# What happens when I put a charge inside a conductor that is already in static equilibrium?

I understand how, when a neutral conductor is charged, the charges will repel each other and after the relaxation time will all be distributed in the surface of the conductor.

My question is: after that period, the electric field inside the conductor will be zero, so if another charge is put inside the conductor, how will it get to the surface? It must get to the surface somehow, because the charge inside the conductor must be zero, but how is it going to do so if the electric field is zero?

I came out with one idea of how it could work, but couldn't base it on textbooks. Even though in the beginning the electric field is zero in the inside, since the electric field caused on the outside charges by the inside charge isn't zero, these ones would get "pushed" and the distribution would be "messed", momentaneously, causing an electric field in the inside, that would finally "push" the inside charge to the outside. After that, the distribution outside would be one that allows us to say the electric field in the inside is zero again. The problem here is (appart from the fact that this doesn't base itself on any textbooks) if the charge is placed perfectly in the middle of the (let's consider a sphere for simplicity's sake) sphere then the inside charge won't be able to unbalance the distribution on the outside, because the electric field caused on the outside charges won't have a tangetial component, but only one that is perperdicular to the surface.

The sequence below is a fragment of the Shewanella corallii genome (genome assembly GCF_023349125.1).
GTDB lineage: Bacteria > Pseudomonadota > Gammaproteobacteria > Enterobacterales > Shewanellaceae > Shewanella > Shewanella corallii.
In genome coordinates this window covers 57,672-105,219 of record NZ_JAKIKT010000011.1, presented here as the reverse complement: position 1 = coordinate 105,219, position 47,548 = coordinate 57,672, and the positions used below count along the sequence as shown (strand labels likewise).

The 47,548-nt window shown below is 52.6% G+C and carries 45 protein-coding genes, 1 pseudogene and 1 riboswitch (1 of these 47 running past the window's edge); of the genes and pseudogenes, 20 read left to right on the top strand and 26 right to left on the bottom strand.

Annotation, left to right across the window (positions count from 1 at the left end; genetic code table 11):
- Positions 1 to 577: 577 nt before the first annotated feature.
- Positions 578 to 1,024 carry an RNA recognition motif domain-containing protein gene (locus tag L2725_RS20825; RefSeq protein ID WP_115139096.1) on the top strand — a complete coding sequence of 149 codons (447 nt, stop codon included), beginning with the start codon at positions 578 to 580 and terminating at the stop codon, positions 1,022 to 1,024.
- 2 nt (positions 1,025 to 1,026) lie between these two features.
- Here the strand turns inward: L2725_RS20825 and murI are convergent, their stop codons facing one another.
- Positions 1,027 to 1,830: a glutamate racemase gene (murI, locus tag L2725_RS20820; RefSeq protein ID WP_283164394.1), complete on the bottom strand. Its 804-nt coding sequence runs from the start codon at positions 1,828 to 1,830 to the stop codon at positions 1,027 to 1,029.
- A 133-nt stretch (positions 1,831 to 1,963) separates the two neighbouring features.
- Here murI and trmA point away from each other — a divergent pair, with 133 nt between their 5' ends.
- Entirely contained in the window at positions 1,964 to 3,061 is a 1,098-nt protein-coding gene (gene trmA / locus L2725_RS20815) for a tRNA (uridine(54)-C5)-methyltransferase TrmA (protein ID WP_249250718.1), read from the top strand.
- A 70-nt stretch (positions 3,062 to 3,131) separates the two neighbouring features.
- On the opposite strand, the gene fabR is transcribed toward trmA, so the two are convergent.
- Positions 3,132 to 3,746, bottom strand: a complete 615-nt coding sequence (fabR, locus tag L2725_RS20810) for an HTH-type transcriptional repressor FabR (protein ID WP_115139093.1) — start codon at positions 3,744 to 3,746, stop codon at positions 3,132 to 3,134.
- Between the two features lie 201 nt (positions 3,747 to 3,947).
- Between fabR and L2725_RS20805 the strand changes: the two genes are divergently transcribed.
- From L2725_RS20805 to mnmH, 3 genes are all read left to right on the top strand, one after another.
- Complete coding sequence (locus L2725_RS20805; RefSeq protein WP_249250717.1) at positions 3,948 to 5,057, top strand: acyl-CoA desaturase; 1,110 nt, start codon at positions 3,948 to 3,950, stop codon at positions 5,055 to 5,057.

I am very curious about this and I am eager to clarify any points that might be unclear in the question. I looked up many physics books but couldn't find anything about this specific case I made up. Maybe it is physically impossible to place that charge in the inside after static equilibrium has been reached, or maybe it is possible and there is indeed a mechanism for the charge to be directed to the surface of the conductor. Anyway, I just wanted a well based answer, because mine are just guesses.

Thank you very much

• Your 3rd paragraph describes what would happen. It is not in textbook probably because the problem set up and solution are far too complicated (probably too complicated to have a closed form). If a single charge is perfectly in the center, then ideally it is indeed an acceptable, metastable solution. But it can stay that way probably only at absolute zero temperature, which is impossible. Jul 20, 2015 at 6:14
• Thanks you very much for the reply. I didn't really have too much confidence on the answer I thought of. Jul 20, 2015 at 11:38